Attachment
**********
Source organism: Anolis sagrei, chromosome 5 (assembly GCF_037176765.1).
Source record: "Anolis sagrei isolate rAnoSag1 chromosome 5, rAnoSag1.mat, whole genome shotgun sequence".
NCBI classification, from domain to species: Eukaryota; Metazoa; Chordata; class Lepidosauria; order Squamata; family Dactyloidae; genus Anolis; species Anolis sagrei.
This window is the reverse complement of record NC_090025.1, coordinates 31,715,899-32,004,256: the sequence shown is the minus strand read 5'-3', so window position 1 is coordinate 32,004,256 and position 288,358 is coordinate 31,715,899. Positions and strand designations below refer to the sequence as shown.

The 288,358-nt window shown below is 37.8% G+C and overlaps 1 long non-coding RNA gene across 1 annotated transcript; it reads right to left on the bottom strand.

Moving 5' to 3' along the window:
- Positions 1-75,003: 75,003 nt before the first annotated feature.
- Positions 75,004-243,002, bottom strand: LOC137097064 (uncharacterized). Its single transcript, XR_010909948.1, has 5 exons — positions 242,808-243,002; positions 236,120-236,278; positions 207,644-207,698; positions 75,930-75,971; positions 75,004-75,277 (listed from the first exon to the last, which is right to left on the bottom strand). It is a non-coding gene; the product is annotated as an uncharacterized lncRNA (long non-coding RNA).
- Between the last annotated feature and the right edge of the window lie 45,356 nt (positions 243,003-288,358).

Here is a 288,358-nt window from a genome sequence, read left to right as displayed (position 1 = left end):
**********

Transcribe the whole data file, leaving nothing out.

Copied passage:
Source organism: Anolis sagrei, chromosome 5 (assembly GCF_037176765.1).
Source record: "Anolis sagrei isolate rAnoSag1 chromosome 5, rAnoSag1.mat, whole genome shotgun sequence".
NCBI classification, from domain to species: Eukaryota; Metazoa; Chordata; class Lepidosauria; order Squamata; family Dactyloidae; genus Anolis; species Anolis sagrei.
This window is the reverse complement of record NC_090025.1, coordinates 31,715,899-32,004,256: the sequence shown is the minus strand read 5'-3', so window position 1 is coordinate 32,004,256 and position 288,358 is coordinate 31,715,899. Positions and strand designations below refer to the sequence as shown.

The 288,358-nt window shown below is 37.8% G+C and overlaps 1 long non-coding RNA gene across 1 annotated transcript; it reads right to left on the bottom strand.

Moving 5' to 3' along the window:
- Positions 1-75,003: 75,003 nt before the first annotated feature.
- Positions 75,004-243,002, bottom strand: LOC137097064 (uncharacterized). Its single transcript, XR_010909948.1, has 5 exons — positions 242,808-243,002; positions 236,120-236,278; positions 207,644-207,698; positions 75,930-75,971; positions 75,004-75,277 (listed from the first exon to the last, which is right to left on the bottom strand). It is a non-coding gene; the product is annotated as an uncharacterized lncRNA (long non-coding RNA).
- Between the last annotated feature and the right edge of the window lie 45,356 nt (positions 243,003-288,358).

Here is a 288,358-nt window from a genome sequence, read left to right as displayed (position 1 = left end):